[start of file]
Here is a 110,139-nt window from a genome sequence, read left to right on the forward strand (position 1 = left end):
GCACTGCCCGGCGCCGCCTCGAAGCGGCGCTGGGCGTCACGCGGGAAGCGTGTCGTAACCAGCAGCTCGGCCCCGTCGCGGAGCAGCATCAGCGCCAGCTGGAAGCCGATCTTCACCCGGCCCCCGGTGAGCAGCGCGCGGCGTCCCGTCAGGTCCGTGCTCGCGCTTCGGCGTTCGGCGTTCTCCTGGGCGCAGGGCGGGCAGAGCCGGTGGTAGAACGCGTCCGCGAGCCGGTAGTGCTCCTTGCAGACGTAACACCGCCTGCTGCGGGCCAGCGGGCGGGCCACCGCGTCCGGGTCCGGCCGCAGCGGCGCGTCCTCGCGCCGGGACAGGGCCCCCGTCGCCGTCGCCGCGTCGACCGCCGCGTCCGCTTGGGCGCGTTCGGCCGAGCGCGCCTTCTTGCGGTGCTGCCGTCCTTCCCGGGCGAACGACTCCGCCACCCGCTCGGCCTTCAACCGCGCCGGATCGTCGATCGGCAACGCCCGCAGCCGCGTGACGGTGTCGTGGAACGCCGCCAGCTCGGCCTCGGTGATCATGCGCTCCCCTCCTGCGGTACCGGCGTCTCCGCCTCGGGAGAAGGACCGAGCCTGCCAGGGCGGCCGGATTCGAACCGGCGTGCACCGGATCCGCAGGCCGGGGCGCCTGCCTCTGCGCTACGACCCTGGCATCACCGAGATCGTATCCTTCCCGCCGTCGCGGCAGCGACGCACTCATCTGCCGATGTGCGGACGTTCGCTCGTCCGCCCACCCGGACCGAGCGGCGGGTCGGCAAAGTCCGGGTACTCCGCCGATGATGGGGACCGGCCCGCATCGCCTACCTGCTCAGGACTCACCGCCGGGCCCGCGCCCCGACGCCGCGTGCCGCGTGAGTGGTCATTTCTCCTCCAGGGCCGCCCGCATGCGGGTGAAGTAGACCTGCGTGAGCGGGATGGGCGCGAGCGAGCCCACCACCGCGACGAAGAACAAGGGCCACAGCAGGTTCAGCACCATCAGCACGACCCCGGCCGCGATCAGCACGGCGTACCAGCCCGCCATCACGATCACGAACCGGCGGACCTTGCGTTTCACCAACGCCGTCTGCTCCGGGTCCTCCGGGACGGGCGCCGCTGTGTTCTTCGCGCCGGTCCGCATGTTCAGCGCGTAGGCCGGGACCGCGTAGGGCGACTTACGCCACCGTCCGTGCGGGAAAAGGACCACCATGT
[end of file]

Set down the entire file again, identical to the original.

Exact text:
Here is a 110,139-nt window from a genome sequence, read left to right on the forward strand (position 1 = left end):
GCACTGCCCGGCGCCGCCTCGAAGCGGCGCTGGGCGTCACGCGGGAAGCGTGTCGTAACCAGCAGCTCGGCCCCGTCGCGGAGCAGCATCAGCGCCAGCTGGAAGCCGATCTTCACCCGGCCCCCGGTGAGCAGCGCGCGGCGTCCCGTCAGGTCCGTGCTCGCGCTTCGGCGTTCGGCGTTCTCCTGGGCGCAGGGCGGGCAGAGCCGGTGGTAGAACGCGTCCGCGAGCCGGTAGTGCTCCTTGCAGACGTAACACCGCCTGCTGCGGGCCAGCGGGCGGGCCACCGCGTCCGGGTCCGGCCGCAGCGGCGCGTCCTCGCGCCGGGACAGGGCCCCCGTCGCCGTCGCCGCGTCGACCGCCGCGTCCGCTTGGGCGCGTTCGGCCGAGCGCGCCTTCTTGCGGTGCTGCCGTCCTTCCCGGGCGAACGACTCCGCCACCCGCTCGGCCTTCAACCGCGCCGGATCGTCGATCGGCAACGCCCGCAGCCGCGTGACGGTGTCGTGGAACGCCGCCAGCTCGGCCTCGGTGATCATGCGCTCCCCTCCTGCGGTACCGGCGTCTCCGCCTCGGGAGAAGGACCGAGCCTGCCAGGGCGGCCGGATTCGAACCGGCGTGCACCGGATCCGCAGGCCGGGGCGCCTGCCTCTGCGCTACGACCCTGGCATCACCGAGATCGTATCCTTCCCGCCGTCGCGGCAGCGACGCACTCATCTGCCGATGTGCGGACGTTCGCTCGTCCGCCCACCCGGACCGAGCGGCGGGTCGGCAAAGTCCGGGTACTCCGCCGATGATGGGGACCGGCCCGCATCGCCTACCTGCTCAGGACTCACCGCCGGGCCCGCGCCCCGACGCCGCGTGCCGCGTGAGTGGTCATTTCTCCTCCAGGGCCGCCCGCATGCGGGTGAAGTAGACCTGCGTGAGCGGGATGGGCGCGAGCGAGCCCACCACCGCGACGAAGAACAAGGGCCACAGCAGGTTCAGCACCATCAGCACGACCCCGGCCGCGATCAGCACGGCGTACCAGCCCGCCATCACGATCACGAACCGGCGGACCTTGCGTTTCACCAACGCCGTCTGCTCCGGGTCCTCCGGGACGGGCGCCGCTGTGTTCTTCGCGCCGGTCCGCATGTTCAGCGCGTAGGCCGGGACCGCGTAGGGCGACTTACGCCACCGTCCGTGCGGGAAAAGGACCACCATGT